This category continues to baffle chefs. I am sure individuals working to make a living are common in most professions, but I fail to understand how anyone can thrive under these conditions. “Making a living” is hard to swallow for those who are seeking to find purpose and, as such, fails to set the stage for personal motivation. Those cooks who view their kitchen job as “making a living” typically miss the big picture enthusiasm for food, an appreciation for how food is grown, the joy of preparing a perfectly balanced dish, and the pride in being creative. Certainly, making enough money to live comfortably is and should be a goal for anyone. Still, on its own, this is a shallow approach toward a life of fulfillment and rarely helps a restaurant make the transition to greatness.
“We make a living by what we get, but we make a life by what we give.”
Cooks who have found their purpose in kitchen life know the joy in cooking is the joy of giving through personal expression, the joy of giving to those who consume the products made, and the joy of participating in kitchen team dynamics.
TYPE THREE: THIS IS WHAT I ENJOY
Yes, these are the cooks who thoroughly enjoy their time in the kitchen and the work they do. They find real pleasure in working with the intense and sometimes borderline crazy people who deliver, prepare and serve the food that makes a restaurant truly hum. They may or may not be immersed in the culture of food, the need to understand the why of cooking, or even the source of ingredients, but they get pumped over the adrenaline of working in the kitchen pressure cooker. To these cooks, working is fun, and their time in the kitchen goes way beyond making a living – they are anxious to participate in the lifestyle. These are individuals (sometimes pirates) who are bouncing on their toes in anticipation of the flood of tickets streaming off the kitchen printer; they give high fives when they exceed projected covers on a shift and carry on their celebration of accomplishment after hours with their friends who share the same intense passion for the heat of the kitchen. The chef knows these individuals will be there tomorrow and every day afterward – they thrive on the adrenaline.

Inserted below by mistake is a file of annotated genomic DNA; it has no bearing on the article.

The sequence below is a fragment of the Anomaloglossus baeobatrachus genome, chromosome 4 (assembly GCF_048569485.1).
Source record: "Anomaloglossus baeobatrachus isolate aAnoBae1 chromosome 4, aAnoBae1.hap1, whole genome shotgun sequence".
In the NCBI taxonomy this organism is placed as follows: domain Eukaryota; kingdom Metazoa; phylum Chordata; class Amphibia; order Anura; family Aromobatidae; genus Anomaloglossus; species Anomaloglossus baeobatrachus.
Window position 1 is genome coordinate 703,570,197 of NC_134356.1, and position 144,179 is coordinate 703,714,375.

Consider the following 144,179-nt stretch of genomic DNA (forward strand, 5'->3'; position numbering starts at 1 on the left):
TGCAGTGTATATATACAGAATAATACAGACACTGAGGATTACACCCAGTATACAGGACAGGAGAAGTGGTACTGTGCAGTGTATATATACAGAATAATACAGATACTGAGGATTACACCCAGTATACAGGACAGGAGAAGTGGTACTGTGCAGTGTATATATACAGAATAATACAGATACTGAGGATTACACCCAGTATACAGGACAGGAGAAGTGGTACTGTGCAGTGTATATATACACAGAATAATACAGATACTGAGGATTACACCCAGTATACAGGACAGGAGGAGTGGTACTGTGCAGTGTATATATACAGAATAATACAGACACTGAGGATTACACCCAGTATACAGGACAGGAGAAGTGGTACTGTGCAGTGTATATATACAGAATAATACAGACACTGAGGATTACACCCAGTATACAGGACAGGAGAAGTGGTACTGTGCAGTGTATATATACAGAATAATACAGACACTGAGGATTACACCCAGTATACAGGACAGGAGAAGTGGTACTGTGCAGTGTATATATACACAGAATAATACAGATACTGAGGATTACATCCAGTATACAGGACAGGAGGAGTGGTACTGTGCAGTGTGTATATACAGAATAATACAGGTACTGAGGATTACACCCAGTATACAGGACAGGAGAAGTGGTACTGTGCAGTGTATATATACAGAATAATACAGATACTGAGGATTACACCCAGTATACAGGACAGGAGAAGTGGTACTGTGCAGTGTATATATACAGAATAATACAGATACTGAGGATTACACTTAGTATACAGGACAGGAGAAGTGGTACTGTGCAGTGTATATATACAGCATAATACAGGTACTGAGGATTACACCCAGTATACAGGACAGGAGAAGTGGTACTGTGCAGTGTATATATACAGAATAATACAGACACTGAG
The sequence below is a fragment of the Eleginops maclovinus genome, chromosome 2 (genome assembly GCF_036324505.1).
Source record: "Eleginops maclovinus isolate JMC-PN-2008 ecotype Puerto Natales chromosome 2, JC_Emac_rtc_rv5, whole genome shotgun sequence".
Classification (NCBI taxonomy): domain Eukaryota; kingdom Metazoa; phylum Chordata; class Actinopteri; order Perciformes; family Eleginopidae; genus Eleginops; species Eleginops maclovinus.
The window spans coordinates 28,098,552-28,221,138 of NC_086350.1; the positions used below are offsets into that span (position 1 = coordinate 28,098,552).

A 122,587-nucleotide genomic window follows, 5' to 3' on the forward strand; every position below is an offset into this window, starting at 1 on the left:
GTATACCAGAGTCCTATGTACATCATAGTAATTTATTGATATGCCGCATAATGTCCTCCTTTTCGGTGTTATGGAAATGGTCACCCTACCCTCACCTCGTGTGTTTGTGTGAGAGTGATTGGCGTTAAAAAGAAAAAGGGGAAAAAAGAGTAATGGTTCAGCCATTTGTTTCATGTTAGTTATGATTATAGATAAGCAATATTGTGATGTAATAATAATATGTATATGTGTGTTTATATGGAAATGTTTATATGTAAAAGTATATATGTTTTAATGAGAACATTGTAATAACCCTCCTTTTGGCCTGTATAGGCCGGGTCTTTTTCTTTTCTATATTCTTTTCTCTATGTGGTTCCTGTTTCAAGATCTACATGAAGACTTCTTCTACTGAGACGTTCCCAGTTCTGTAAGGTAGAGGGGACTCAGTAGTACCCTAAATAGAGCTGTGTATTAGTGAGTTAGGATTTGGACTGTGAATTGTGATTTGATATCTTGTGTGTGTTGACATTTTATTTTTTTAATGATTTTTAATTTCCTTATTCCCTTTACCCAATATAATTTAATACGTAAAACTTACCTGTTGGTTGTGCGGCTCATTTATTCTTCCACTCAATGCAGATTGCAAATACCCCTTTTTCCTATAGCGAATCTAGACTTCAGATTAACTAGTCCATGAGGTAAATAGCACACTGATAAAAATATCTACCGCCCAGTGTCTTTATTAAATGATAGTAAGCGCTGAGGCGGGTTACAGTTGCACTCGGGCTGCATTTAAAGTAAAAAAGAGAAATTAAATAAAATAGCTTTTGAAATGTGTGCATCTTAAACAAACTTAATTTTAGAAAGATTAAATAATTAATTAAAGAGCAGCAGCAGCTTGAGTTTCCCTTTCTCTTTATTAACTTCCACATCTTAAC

TYPE FOUR: THIS IS MY CALLING
Cooks who have determined the kitchen is their purpose in life are in a category all to themselves. They are immersed in everything about the cooking process, the ingredients they work with, the profession’s history, the process of building a sophisticated palate, and the pride of an honored profession. These cooks live to be in the kitchen, spend many extra hours on the job and off the clock, invest their hard-earned money in tools, and books, and save for an extraordinary meal at one of those “bucket list” restaurants, refuse to take a real vacation unless it involves spending time in another kitchen, a farm, or a vineyard, and take those extra minutes every day to make sure their uniform is pristine and representative of the great chefs who came before them. These cooks are serious about what they do and view their job as an extension of their personal identity. Every kitchen needs at least one, although too many of them can drive everyone else to drink. These are the cooks who know full well they will be a chef someday, command an important kitchen, and/or own a restaurant with their name on the marque. We read about them in culinary magazines, purchase their coffee table cookbooks, salivate about dining in their restaurant(s) one day, and know their bios by heart.
So, which type of cook are you, or which type do you hope to hire? Each cook has a place in today’s kitchen; each represents a different mindset and chooses their path. Some will stay in the business, while others will always be looking for a way out. A few will inspire others to take the path of a kitchen career, while others will inadvertently turn young people away. They are the industry we are a part of, and they make it what it is. Each to his or her own, they are the person they are either because of or despite the kitchen where they punch in and tie on an apron. This is the makeup of the team that Chef Boulud was referring to. The chef who takes a bow knows he or she is supported by a cast of players who make their reputation possible.
Know them, respect them, work with them, train them, critique them, show them how to improve, and acknowledge it is because of them that your restaurant can enjoy the rewards of greatness.